We aren’t getting hit by a winter storm this weekend. We’re getting hit by two. (Gothamist)

23 restaurants and bars to try in Midtown East. (Eater)

Are you ready for a super blood wolf lunar moon this weekend? Watch the skies from 11:30pm-12:30am on Sunday night for the greatest visual effect, but be wary of werewolves. (Gothamist)

The state will let local municipalities decide to make electric scooters or bikes legal. Currently unassisted electric bikes and scooters are both illegal in the city, despite their widespread usage. (Streetsblog)

An NYPD officer, 28-year-old Brian Kessler, was killed in a head-on collision with a garbage truck in the Bronx. (NY Post)

Is this the best cheap falafel in the city? (Viewing NYC)

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The Briefly for December 21, 2018 – The “What A Federal Shutdown Means for New York” Edition

Weekend subway changes, Pilotworks is dead (again), the Nobel Peace Prize winning Santa, the E and M trains get their own mini-shutdown, Christmas in the city, and more in today’s daily NYC news digest.

This weekend’s subway changes and construction. (Subway Weekender)

10 must-visit spots in Long Island City. You should probably visit before Bezos moves in. (Untapped Cities)

20 candidates in a 90 minute Q&A session. The Public Advocate election is getting crowded. (Bklyner)

The man who promised to save the dead Brooklyn food incubator Pilotworks has decided to back out of the deal. (Eater)

Here’s what a federal government shutdown would mean for New York City. (Patch)

The city’s Independent Budget Office says the city’s financial situation is “relatively strong,” but admits the city faces “significant uncertainty” around public services like the subway, the NYCHA, and public hospitals. (Metro)

Harvey Weinstein’s request to dismiss his sexual assault charge was denied and the case will go forward. (NY Times)

If you thought the L train shutdown or the BQE replacement was going to be a mess, just wait for the twenty year work on the Grand Central Terminal train shed. The train shed is the size of 20 football fields and runs from 42nd Street to 57th Street. (6sqft)

New York City is Atlas Obscura’s most popular destination of 2018. Duh. (amNY)

The man who portrays Santa in Bryant Park is a Nobel Peace Prize-winner for being a charter member of the American branch of the International Physicians for the Prevention of Nuclear War. What do you want for Christmas? This Santa already brought us a small slice of world peace. (amNY)

No matter how rough your SantaCon was, it wasn’t as bad as Christopher Visone’s, who just woke up from his medically induced coma. (Gothamist)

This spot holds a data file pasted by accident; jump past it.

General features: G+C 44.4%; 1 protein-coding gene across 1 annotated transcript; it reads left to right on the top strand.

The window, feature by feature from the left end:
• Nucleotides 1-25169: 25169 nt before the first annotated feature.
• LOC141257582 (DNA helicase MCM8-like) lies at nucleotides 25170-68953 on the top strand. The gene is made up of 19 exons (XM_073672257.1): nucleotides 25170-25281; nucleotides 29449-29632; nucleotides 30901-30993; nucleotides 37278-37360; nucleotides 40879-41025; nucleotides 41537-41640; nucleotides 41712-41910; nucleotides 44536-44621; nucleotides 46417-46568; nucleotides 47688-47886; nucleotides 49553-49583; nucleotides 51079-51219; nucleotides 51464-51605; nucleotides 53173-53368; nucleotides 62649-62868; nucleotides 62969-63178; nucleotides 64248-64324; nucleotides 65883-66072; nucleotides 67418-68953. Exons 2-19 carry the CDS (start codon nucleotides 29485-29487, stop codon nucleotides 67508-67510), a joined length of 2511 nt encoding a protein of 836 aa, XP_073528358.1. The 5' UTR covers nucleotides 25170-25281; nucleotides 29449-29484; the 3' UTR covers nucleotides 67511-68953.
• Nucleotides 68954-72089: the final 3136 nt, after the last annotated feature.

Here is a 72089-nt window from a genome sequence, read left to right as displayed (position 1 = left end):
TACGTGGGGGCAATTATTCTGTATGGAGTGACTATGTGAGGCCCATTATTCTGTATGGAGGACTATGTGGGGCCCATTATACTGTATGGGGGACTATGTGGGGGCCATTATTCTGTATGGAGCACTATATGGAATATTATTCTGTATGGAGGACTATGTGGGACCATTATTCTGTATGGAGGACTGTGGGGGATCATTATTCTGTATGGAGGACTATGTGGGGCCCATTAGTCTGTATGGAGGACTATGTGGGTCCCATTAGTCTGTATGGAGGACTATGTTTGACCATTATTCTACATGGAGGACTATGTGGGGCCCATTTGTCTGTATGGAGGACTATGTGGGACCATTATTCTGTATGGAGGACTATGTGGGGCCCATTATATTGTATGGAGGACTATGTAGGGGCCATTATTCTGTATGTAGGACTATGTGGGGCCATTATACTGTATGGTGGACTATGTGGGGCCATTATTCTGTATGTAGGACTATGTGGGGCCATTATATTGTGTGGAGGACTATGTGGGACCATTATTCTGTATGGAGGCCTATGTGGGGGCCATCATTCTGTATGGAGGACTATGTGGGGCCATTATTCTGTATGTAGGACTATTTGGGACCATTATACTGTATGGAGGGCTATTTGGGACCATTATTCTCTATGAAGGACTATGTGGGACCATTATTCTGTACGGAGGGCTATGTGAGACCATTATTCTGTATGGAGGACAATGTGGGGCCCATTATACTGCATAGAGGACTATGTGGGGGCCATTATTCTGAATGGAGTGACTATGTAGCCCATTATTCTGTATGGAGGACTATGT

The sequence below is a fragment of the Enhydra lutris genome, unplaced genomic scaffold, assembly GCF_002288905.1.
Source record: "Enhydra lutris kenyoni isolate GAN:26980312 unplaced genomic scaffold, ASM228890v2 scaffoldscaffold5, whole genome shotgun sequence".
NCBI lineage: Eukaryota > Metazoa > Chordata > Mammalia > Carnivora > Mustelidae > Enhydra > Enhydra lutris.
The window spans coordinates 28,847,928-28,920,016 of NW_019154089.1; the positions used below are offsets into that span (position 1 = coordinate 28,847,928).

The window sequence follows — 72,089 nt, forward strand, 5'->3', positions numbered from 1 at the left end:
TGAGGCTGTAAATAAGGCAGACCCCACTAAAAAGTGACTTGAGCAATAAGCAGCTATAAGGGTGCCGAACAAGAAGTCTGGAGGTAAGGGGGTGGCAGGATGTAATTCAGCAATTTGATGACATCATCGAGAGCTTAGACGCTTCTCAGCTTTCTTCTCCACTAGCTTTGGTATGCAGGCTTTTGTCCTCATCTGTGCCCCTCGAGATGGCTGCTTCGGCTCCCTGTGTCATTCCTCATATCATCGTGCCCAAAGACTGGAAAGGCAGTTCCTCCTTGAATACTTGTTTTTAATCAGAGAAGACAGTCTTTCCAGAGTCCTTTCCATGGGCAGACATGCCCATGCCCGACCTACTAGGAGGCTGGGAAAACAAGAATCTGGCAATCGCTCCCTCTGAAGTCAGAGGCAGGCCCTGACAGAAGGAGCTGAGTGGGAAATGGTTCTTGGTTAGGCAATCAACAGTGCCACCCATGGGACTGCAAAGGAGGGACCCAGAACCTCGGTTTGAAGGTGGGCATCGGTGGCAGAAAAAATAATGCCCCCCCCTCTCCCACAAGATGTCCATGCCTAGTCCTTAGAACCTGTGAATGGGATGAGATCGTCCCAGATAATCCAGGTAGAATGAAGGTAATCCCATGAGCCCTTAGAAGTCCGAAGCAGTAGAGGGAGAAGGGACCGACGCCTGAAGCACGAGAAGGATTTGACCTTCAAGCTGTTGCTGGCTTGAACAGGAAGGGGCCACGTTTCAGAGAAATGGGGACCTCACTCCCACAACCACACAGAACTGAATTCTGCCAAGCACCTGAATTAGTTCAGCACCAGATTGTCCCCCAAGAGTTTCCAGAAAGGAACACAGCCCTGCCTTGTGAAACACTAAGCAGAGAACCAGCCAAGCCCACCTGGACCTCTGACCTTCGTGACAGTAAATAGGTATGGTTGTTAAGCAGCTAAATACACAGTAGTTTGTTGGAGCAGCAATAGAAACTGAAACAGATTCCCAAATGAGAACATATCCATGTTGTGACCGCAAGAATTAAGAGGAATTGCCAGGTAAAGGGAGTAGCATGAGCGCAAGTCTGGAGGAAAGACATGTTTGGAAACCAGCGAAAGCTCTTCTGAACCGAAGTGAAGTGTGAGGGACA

Parking Summons Advocate Jean Wesh will finally open his lower Manhattan office today after eight months being on the job. (NY Post)

Say goodbye to the E and M tunnel between Queens and Manhattan. It’s not exactly the L train shutdown, it will be closed from December 26 until December 31 for repairs. (LIC Post)

Calvert Vaux’s fingerprint is all over the city. Learn about the co-designer of Central Park and multiple landmarks across the city. (GVSHP)

So this is Christmas. How are you going to get around the city? (Curbed)

He snuck prostitutes into his apartment in suitcases and other details you didn’t want to know about Eliot Spitzer’s sex life. (NY Post)

L train shutdown be damned. Retail real estate in Williamsburg is the highest among 16 retail corridors in Brooklyn. (Brooklyn Daily Eagle)

If you’d rather do anything than take the train to Dyker Heights on a winter night, you can check out the photos instead. (amNY)

The city is lying when they boast about building 20.9 miles of protected bike lanes in 2018. The real number is 23% less. (Streetsblog)

Congestion pricing will not take effect January 1, thanks to a lawsuit on behalf of the taxi industry, claiming the practice is discriminatory. The ruling by Supreme Court Justice Martin Schulman will delay the start until a full hearing can be scheduled. (NY Post)

A little league baseball field isn’t the ideal location for a four year parking lot for construction vehicles, but that’s what the West Side Little League is looking at. (West Side Rag)

State Senator Kevin “Kill Yourself!” Parker is signing up for Thrive NYC’s mental-health courses after his outburst on Twitter. No word on what he’ll do about his car sporting the wrong license plate, a lapsed inspection, and an un-authorized parking placard. (NY Post)

A story of two old friends who met on New Year’s Eve on 1979 while watching the ball drop from their respective taxis, and how their close friendship has changed over the years to provide a support structure against the harshness of an uncaring city. (NY Times)

A look at ABC No Rio’s four story “Passive House” building, set to begin construction next year. (Bowery Boogie)

The 12 best restaurants in Brooklyn Heights. (GrubStreet)